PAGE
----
Use this URL to cite or link to this record in EThOS: http://ethos.bl.uk/OrderDetails.do?uin=uk.bl.ethos.533090
Title: Perceptions of cause and control in people with Parkinson's disease
Author: Eccles, Fiona
Awarding Body: Lancaster University
Current Institution: Lancaster University
Date of Award: 2009
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Abstract:
Theories of self-regulation suggest that illness beliefs can impact on wellbeing and adaptation and also influence a wide range of health related behaviours. This work is concerned with two particular illness beliefs in people with Parkinson’s disease (PD), namely perceptions of cause and perceptions of control. The first section presents a narrative synthesis of the quantitative research on the demographic, clinical and psychological correlates of control in PD and two other chronic motor illnesses; multiple sclerosis (MS) and motor neurone disease (MND). Age, gender and disease duration were not found to be consistently related to control. However perceptions of control were associated with some measures of disease stage/disability. Furthermore, increased perception of certain types of control, particularly life control and adaptation to disease impact, was also associated with wellbeing. The results were dominated by the large number of MS studies but appeared largely applicable to people with PD, however applicability to MND was less clear. Whilst quantitative studies advance understanding of illness beliefs, they also have limitations as they do not permit understanding of the context in which beliefs are formed and or the meaning or purpose of the beliefs for individuals. Thus a qualitative investigation was undertaken of how perceptions of cause and control arise in the everyday lives of people with PD. Interpretative phenomenological analysis of data gathered by semi-structured interviews resulted in a number of relevant themes, of which three were selected for presentation. These themes examined 1) different types of causal attribution; 2) perceptions of control of symptoms by medication; and 3) the secondary control process of adaptation with particular focus on acceptance and denial. The links between cause and control were not universal but rather occurred in subtle individual ways. The final section explores methodological and ethical issues which arose undertaking the research.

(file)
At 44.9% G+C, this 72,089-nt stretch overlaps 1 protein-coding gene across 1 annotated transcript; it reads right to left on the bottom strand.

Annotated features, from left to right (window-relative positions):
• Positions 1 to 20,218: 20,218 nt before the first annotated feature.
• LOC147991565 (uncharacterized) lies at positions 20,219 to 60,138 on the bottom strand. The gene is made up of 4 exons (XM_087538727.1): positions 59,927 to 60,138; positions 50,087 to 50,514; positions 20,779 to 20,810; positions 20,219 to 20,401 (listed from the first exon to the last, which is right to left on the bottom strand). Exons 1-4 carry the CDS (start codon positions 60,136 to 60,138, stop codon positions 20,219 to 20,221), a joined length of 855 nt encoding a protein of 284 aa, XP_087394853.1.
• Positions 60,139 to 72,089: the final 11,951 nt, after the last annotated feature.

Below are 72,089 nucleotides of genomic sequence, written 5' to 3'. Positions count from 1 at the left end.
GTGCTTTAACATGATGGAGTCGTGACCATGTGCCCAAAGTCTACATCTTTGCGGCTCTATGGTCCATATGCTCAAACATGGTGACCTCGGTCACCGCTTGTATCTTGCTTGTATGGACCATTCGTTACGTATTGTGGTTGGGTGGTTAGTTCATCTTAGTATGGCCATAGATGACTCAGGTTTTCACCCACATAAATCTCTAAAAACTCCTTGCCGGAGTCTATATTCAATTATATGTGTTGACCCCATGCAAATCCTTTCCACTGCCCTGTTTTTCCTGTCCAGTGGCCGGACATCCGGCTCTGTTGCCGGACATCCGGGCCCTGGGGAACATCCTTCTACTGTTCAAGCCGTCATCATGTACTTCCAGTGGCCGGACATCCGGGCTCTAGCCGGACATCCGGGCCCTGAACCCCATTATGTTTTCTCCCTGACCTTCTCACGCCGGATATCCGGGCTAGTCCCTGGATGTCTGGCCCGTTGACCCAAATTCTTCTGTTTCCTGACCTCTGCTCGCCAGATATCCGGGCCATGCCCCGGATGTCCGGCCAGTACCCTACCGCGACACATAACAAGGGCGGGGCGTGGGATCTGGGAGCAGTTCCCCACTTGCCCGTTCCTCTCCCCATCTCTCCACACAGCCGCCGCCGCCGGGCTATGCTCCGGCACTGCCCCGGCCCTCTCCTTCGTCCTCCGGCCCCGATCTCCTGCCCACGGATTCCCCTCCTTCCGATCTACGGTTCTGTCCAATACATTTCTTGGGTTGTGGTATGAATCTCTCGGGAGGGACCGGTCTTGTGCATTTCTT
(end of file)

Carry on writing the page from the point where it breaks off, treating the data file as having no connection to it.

Supervisor: Not available Sponsor: Not available
Qualification Name: Thesis (Ph.D.) Qualification Level: Doctoral
EThOS ID: uk.bl.ethos.533090  DOI: Not available
Keywords: BF Psychology
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